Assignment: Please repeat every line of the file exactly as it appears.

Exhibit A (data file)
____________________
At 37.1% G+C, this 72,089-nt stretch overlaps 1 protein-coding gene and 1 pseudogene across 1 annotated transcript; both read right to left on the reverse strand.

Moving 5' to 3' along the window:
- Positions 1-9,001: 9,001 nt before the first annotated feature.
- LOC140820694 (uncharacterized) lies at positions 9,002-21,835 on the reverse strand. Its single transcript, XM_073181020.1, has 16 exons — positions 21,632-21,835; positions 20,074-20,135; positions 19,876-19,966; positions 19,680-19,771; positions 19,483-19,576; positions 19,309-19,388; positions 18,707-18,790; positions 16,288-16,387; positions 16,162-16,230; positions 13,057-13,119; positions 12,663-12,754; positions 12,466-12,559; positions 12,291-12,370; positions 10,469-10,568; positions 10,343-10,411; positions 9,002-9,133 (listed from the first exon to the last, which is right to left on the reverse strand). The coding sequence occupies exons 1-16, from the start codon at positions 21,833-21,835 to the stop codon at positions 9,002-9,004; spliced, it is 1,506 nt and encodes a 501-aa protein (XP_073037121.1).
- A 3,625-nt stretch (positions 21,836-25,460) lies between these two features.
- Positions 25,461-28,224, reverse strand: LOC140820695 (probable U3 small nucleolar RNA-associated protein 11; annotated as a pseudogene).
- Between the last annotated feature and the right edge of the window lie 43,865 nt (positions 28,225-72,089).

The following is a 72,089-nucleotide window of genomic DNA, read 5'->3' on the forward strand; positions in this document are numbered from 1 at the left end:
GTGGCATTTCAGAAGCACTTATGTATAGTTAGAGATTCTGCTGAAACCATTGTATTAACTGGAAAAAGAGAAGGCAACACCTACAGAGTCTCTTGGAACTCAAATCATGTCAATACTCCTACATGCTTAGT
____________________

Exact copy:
At 37.1% G+C, this 72,089-nt stretch overlaps 1 protein-coding gene and 1 pseudogene across 1 annotated transcript; both read right to left on the reverse strand.

Moving 5' to 3' along the window:
- Positions 1-9,001: 9,001 nt before the first annotated feature.
- LOC140820694 (uncharacterized) lies at positions 9,002-21,835 on the reverse strand. Its single transcript, XM_073181020.1, has 16 exons — positions 21,632-21,835; positions 20,074-20,135; positions 19,876-19,966; positions 19,680-19,771; positions 19,483-19,576; positions 19,309-19,388; positions 18,707-18,790; positions 16,288-16,387; positions 16,162-16,230; positions 13,057-13,119; positions 12,663-12,754; positions 12,466-12,559; positions 12,291-12,370; positions 10,469-10,568; positions 10,343-10,411; positions 9,002-9,133 (listed from the first exon to the last, which is right to left on the reverse strand). The coding sequence occupies exons 1-16, from the start codon at positions 21,833-21,835 to the stop codon at positions 9,002-9,004; spliced, it is 1,506 nt and encodes a 501-aa protein (XP_073037121.1).
- A 3,625-nt stretch (positions 21,836-25,460) lies between these two features.
- Positions 25,461-28,224, reverse strand: LOC140820695 (probable U3 small nucleolar RNA-associated protein 11; annotated as a pseudogene).
- Between the last annotated feature and the right edge of the window lie 43,865 nt (positions 28,225-72,089).

The following is a 72,089-nucleotide window of genomic DNA, read 5'->3' on the forward strand; positions in this document are numbered from 1 at the left end:
GTGGCATTTCAGAAGCACTTATGTATAGTTAGAGATTCTGCTGAAACCATTGTATTAACTGGAAAAAGAGAAGGCAACACCTACAGAGTCTCTTGGAACTCAAATCATGTCAATACTCCTACATGCTTAGT